In 2018, class action spending rose to its highest level since the recession, reaching $2.46 billion. While the number of companies that reported facing class actions in 2018 dropped slightly to 54 percent, the average number of matters per company increased from 6.3 in 2017 to 7.8 in 2018. Spending and matters are expected to increase again in 2019.
Labor and employment, consumer fraud, product liability, and antitrust matters account for 75 percent of class action spending. Labor and employment cases remain the most common type of action, accounting for 28.7 percent of matters and 26.1 percent of spending. In the past five years, nearly two-thirds of companies have faced at least one labor and employment class action, and, overwhelmingly, companies report that wage and hour matters are their top concern in this category. Companies identified the most important factors they consider in selecting counsel to defend labor and employment class actions, and the top three considerations are the law firm’s class action experience, understanding of the business, and subject matter expertise.
The percentage of companies predicting data privacy and security as the next wave of class actions nearly doubled from last year’s survey, increasing from 28.9 percent to 54.3 percent. Most companies, however, have not faced a data privacy and security class action, and express moderate concern about facing one in the future. A large majority report that their company has an action plan in place to handle a data breach. Although 8.7 percent of companies identified collective actions under the European Union’s new privacy regulation (the “GDPR”) as the next wave, most are not concerned about GDPR exposure. Approximately two-thirds of companies, however, reported concern stateside about the California Consumer Privacy Act, a data privacy law that goes into effect in 2020.
The percentage of companies facing class actions that they consider complex, high-risk, or bet-the-company increased in 2018, while fewer companies report facing lower exposure cases. Each year since 2016, companies have categorized more than one fourth of their class actions as either “bet-the-company” or “high-risk” matters. In line with the increased risk, companies are expanding internal staffing dedicated to the defense of class actions. On average, four to five in-house lawyers per company are managing class action matters now, an increase from three lawyers in 2017, and the first increase of in-house class action attorney headcount in four years.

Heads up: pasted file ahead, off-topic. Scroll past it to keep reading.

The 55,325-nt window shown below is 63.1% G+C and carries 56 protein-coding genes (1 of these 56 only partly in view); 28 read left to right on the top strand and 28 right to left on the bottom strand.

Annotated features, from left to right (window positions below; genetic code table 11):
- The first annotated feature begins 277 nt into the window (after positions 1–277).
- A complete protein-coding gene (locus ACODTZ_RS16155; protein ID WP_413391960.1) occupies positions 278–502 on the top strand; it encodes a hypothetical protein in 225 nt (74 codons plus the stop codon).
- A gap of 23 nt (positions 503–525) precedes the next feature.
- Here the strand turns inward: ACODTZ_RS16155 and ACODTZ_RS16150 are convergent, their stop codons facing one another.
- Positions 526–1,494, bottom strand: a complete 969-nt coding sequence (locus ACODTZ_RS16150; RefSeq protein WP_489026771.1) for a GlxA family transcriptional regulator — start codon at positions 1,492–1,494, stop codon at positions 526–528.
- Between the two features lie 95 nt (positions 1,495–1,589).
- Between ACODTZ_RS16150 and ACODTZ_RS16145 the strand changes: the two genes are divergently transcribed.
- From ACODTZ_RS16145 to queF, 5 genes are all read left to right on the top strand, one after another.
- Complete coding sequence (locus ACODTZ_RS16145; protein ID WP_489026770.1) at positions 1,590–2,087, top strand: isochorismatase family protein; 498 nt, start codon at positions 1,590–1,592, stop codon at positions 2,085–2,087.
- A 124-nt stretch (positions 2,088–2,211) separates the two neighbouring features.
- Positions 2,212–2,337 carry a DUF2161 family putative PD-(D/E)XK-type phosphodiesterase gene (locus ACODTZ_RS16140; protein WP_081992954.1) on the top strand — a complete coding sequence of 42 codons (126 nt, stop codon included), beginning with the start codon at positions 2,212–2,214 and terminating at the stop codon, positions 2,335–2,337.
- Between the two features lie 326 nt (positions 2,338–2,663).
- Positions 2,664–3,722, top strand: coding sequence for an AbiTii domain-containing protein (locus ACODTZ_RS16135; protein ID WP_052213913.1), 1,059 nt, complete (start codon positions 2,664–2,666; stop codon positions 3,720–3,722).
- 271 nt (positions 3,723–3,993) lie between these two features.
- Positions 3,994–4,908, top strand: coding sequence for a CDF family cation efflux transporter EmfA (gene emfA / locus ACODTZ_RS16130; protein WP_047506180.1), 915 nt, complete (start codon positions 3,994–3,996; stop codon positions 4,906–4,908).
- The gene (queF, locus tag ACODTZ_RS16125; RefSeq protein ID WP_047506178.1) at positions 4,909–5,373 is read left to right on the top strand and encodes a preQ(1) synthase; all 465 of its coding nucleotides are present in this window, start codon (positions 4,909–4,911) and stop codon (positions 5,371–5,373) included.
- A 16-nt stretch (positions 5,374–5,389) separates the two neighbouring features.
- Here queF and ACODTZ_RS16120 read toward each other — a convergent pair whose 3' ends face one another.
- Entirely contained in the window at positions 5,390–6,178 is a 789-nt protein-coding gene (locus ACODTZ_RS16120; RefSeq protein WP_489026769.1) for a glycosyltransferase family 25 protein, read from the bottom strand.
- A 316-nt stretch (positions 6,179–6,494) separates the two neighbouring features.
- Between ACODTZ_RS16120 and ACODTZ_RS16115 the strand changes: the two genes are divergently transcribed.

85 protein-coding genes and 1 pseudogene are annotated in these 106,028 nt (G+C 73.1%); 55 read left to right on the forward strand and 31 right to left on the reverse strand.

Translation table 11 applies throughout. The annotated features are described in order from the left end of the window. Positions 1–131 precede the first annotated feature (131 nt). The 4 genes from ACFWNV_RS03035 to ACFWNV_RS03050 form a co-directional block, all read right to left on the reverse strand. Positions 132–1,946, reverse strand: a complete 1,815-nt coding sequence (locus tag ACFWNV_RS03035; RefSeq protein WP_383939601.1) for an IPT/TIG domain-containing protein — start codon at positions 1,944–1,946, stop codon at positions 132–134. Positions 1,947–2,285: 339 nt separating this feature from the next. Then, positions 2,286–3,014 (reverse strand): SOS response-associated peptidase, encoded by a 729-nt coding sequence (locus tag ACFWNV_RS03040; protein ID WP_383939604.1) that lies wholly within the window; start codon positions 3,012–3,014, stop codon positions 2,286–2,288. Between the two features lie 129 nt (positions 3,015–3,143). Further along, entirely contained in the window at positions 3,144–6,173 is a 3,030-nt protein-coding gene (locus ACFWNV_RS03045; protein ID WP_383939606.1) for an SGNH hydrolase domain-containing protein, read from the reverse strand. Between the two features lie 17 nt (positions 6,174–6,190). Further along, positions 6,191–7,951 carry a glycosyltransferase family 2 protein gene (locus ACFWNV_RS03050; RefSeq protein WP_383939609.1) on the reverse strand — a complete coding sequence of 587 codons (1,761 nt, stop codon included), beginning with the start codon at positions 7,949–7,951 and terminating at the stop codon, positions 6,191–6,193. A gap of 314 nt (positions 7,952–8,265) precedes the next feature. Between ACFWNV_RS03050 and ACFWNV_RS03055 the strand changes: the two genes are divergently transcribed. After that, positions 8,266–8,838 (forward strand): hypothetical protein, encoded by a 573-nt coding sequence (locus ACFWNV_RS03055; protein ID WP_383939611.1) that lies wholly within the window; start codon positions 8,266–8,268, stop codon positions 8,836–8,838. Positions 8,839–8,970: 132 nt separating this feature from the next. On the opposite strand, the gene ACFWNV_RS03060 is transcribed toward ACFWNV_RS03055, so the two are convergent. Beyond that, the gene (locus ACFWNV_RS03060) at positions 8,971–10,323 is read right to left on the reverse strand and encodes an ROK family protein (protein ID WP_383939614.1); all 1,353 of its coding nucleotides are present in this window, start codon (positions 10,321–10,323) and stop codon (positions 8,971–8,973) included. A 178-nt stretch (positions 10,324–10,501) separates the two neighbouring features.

In weighing the variables they consider most important in evaluating class action risk, companies ranked exposure as 8.9 on a 1-10 scale of importance. Win probability, relevant case law and facts, and reputational impact also were ranked as important risk variables. Increasingly, companies facing class actions employ a case-by-case approach to class action management. Only 10.6 percent say they prefer to settle such matters early, while 21.3 percent take an aggressive stance and 14.9 percent employ a “defend at all costs” strategy. Still, cases filed as class actions are most often resolved by settlement, with 53.1 percent of companies reporting that settlements typically occur pre-certification. Thirty-nine percent of matters filed as class actions are settled on an individual basis.
As expected, the use of arbitration clauses increased in 2018, and the percentage of companies that included class action waivers in their arbitration clauses increased to near 50 percent. More companies now use arbitration clauses that bar class actions than in any prior year of the survey. Companies report that their decision about whether to use arbitration clauses in their contracts is based on a variety of factors, with the containment of litigation costs cited most often. Many companies continue to monitor the political environment in Washington for its impact on the regulatory climate and changes at the Supreme Court.
As companies work to contain costs and manage class action risk, nearly 90 percent now conduct early case assessments, and most use their outside law firms for this purpose. While many companies have routinely used outside counsel to assess case facts and exposure and develop strategy, in this year’s survey more companies report relying on outside counsel for an early assessment of win-loss probability. More than 95 percent of responding companies reported that they now rely on a small group of outside counsel to handle class actions, rather than a single firm or a large group of firms. The use of alternative fee arrangements (AFAs) in class actions declined slightly in 2018. More companies identified fixed fees as a successful type of AFA for class actions than any other category.
Finally, while most companies have not seen a reduction in class action discovery costs as a result of the federal proportionality standard, there are a host of strategies companies use to control electronic discovery costs in class litigation, including, among others, the aggressive negotiation of reasonable search terms, the use of a single e-discovery vendor, and the filing of motions to stay or for cost-shifting.